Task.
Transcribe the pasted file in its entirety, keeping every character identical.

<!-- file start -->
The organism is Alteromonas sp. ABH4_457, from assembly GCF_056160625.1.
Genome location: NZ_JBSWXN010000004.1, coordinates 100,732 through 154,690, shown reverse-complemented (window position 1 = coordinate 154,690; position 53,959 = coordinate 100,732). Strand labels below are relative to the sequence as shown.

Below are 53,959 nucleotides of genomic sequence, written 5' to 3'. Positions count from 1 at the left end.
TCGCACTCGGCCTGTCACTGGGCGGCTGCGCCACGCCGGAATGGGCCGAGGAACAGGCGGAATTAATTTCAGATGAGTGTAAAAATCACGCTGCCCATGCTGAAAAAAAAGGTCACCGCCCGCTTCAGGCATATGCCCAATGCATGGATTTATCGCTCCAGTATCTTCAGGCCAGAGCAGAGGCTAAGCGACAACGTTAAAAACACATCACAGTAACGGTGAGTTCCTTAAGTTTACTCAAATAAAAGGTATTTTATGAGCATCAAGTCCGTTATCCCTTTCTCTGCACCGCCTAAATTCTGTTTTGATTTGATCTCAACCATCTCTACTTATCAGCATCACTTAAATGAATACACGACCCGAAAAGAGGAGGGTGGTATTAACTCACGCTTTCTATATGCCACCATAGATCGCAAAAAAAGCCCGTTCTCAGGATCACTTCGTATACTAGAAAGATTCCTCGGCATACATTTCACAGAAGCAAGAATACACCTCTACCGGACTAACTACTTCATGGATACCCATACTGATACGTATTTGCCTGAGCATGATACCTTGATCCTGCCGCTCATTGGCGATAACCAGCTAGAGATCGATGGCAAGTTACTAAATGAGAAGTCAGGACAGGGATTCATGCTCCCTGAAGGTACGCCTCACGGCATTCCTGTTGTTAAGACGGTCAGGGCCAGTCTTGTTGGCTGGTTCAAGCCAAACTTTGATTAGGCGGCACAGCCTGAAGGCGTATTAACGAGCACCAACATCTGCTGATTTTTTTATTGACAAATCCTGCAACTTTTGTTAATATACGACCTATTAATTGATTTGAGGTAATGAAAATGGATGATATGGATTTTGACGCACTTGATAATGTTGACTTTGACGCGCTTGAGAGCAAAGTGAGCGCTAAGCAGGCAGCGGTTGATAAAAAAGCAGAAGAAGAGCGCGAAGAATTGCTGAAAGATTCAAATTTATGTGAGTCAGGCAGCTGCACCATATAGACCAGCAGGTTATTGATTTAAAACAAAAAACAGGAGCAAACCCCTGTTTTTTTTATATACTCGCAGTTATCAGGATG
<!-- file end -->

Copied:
The organism is Alteromonas sp. ABH4_457, from assembly GCF_056160625.1.
Genome location: NZ_JBSWXN010000004.1, coordinates 100,732 through 154,690, shown reverse-complemented (window position 1 = coordinate 154,690; position 53,959 = coordinate 100,732). Strand labels below are relative to the sequence as shown.

Below are 53,959 nucleotides of genomic sequence, written 5' to 3'. Positions count from 1 at the left end.
TCGCACTCGGCCTGTCACTGGGCGGCTGCGCCACGCCGGAATGGGCCGAGGAACAGGCGGAATTAATTTCAGATGAGTGTAAAAATCACGCTGCCCATGCTGAAAAAAAAGGTCACCGCCCGCTTCAGGCATATGCCCAATGCATGGATTTATCGCTCCAGTATCTTCAGGCCAGAGCAGAGGCTAAGCGACAACGTTAAAAACACATCACAGTAACGGTGAGTTCCTTAAGTTTACTCAAATAAAAGGTATTTTATGAGCATCAAGTCCGTTATCCCTTTCTCTGCACCGCCTAAATTCTGTTTTGATTTGATCTCAACCATCTCTACTTATCAGCATCACTTAAATGAATACACGACCCGAAAAGAGGAGGGTGGTATTAACTCACGCTTTCTATATGCCACCATAGATCGCAAAAAAAGCCCGTTCTCAGGATCACTTCGTATACTAGAAAGATTCCTCGGCATACATTTCACAGAAGCAAGAATACACCTCTACCGGACTAACTACTTCATGGATACCCATACTGATACGTATTTGCCTGAGCATGATACCTTGATCCTGCCGCTCATTGGCGATAACCAGCTAGAGATCGATGGCAAGTTACTAAATGAGAAGTCAGGACAGGGATTCATGCTCCCTGAAGGTACGCCTCACGGCATTCCTGTTGTTAAGACGGTCAGGGCCAGTCTTGTTGGCTGGTTCAAGCCAAACTTTGATTAGGCGGCACAGCCTGAAGGCGTATTAACGAGCACCAACATCTGCTGATTTTTTTATTGACAAATCCTGCAACTTTTGTTAATATACGACCTATTAATTGATTTGAGGTAATGAAAATGGATGATATGGATTTTGACGCACTTGATAATGTTGACTTTGACGCGCTTGAGAGCAAAGTGAGCGCTAAGCAGGCAGCGGTTGATAAAAAAGCAGAAGAAGAGCGCGAAGAATTGCTGAAAGATTCAAATTTATGTGAGTCAGGCAGCTGCACCATATAGACCAGCAGGTTATTGATTTAAAACAAAAAACAGGAGCAAACCCCTGTTTTTTTTATATACTCGCAGTTATCAGGATG